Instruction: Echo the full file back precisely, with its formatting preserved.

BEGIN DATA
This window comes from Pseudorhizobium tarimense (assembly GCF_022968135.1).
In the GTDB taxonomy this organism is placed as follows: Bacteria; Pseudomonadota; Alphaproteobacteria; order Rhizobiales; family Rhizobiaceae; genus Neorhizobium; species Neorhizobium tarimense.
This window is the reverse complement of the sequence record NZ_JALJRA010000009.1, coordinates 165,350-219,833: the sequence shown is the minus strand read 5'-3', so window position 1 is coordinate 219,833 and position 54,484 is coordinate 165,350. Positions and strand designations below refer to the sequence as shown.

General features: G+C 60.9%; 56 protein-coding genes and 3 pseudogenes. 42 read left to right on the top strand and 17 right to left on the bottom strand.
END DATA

This window comes from Pseudorhizobium tarimense (assembly GCF_022968135.1).
In the GTDB taxonomy this organism is placed as follows: Bacteria; Pseudomonadota; Alphaproteobacteria; order Rhizobiales; family Rhizobiaceae; genus Neorhizobium; species Neorhizobium tarimense.
This window is the reverse complement of the sequence record NZ_JALJRA010000009.1, coordinates 165,350-219,833: the sequence shown is the minus strand read 5'-3', so window position 1 is coordinate 219,833 and position 54,484 is coordinate 165,350. Positions and strand designations below refer to the sequence as shown.

General features: G+C 60.9%; 56 protein-coding genes and 3 pseudogenes. 42 read left to right on the top strand and 17 right to left on the bottom strand.